The scheme in this case has the effect of nationalizing education in respect of important features like the right of a private unaided institution to give admission and to fix the fee. By framing this scheme, which has led to the state governments legislating in conformity with the scheme, the private institutions are indistinguishable from the government institutions; curtailing all the essential features of the right of administration of a private unaided educational institution can neither be called fair nor reasonable.  This point has been observed in this decision in Para 194. The wide amplitude of the right conferred in Mohini Jain v. State of Karnataka, 1992 case was restricted by the court in this case. It held that the right to education related only to basic education and state provision for higher education would depend upon its economic capacity. Whereas private educational institutions could charge a fee higher than government institutions, the amount could not be a capitation fee in disguise. Commercialization of education was not permissible. The court framed a detailed scheme to minimize discretion of private educational institutions in matters of admission and levy of fees.  The Hon’ble Supreme Court in this Unni Krishnan’s case has laid down a formula to bring about a partnership between the Public Sector and the Private Sector to work together for the development of higher education. The Government has since developed mechanisms to prevent commercialization and at the same time rope in the Private Sector to provide higher education to its citizens. The meaning of the word life includes the right to live in fair and reasonable conditions, right to rehabilitation after release, right to live hood by legal means and decent environment. The expanded scope of Article 21 has been explained by the Apex Court in the Unni Krishnan’s case and the Apex Court itself provided the list of some of the rights covered under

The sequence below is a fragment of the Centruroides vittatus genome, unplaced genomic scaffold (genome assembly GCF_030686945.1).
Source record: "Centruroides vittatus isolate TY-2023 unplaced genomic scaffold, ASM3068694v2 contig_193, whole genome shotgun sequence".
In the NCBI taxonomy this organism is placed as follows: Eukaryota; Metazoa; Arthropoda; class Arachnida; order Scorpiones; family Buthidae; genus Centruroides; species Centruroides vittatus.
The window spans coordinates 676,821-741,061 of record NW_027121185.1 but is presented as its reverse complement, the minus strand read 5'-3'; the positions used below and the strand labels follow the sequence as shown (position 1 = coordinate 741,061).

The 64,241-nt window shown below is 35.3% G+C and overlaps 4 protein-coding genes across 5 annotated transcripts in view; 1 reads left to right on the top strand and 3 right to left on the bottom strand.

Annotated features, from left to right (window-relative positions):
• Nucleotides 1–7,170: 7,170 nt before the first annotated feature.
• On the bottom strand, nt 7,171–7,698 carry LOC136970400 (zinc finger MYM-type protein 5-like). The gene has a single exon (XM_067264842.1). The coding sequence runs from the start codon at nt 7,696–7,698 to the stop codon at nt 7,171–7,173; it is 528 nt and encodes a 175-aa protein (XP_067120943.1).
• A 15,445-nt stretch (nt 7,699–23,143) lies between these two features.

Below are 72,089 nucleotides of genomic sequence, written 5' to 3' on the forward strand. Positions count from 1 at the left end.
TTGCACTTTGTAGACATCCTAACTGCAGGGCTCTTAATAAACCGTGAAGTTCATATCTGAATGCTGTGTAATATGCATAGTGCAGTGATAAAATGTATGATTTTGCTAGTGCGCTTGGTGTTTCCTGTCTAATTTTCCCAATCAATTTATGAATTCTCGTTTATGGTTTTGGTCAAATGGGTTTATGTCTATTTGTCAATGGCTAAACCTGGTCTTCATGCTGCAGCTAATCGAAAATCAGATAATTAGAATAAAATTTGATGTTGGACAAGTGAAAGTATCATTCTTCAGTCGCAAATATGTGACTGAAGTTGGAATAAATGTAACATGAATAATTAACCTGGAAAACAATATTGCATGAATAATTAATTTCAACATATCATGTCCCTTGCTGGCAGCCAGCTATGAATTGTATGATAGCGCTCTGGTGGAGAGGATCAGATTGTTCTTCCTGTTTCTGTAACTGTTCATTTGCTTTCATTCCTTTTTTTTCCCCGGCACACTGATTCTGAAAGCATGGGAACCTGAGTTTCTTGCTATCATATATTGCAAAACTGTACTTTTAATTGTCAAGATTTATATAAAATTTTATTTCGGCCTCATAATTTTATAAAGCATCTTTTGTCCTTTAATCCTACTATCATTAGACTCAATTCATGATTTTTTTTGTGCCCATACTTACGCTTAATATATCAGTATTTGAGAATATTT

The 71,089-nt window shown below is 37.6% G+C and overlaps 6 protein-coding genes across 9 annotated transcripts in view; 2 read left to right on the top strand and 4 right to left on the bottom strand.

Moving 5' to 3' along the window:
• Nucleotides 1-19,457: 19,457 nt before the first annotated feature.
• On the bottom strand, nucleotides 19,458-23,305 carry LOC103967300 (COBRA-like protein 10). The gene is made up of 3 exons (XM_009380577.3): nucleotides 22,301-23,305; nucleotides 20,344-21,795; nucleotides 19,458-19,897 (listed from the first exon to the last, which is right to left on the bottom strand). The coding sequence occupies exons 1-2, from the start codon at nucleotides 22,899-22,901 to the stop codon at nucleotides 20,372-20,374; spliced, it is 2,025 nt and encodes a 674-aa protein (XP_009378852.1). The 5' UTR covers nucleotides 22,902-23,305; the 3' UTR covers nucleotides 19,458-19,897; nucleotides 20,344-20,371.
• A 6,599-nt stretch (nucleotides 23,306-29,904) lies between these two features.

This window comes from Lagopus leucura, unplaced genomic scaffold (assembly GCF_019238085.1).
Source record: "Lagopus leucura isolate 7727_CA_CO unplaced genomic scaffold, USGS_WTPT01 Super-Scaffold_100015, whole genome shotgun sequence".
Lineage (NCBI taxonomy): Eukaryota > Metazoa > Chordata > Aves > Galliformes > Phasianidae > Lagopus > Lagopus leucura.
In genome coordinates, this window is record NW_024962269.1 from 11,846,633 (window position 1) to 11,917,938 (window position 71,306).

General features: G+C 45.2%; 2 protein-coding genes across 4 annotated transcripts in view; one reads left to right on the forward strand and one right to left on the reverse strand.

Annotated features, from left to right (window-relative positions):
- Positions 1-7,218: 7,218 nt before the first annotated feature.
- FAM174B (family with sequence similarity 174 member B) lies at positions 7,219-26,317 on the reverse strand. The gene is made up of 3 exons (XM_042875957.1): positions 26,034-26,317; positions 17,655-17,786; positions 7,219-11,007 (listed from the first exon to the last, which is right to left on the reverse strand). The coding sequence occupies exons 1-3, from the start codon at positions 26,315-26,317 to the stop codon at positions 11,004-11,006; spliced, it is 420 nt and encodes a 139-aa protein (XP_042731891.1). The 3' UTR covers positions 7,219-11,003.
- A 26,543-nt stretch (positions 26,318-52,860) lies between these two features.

Article 21 on the basis of earlier pronouncements and some of them are listed below:
(1) The right to go abroad.
(2) The right to privacy.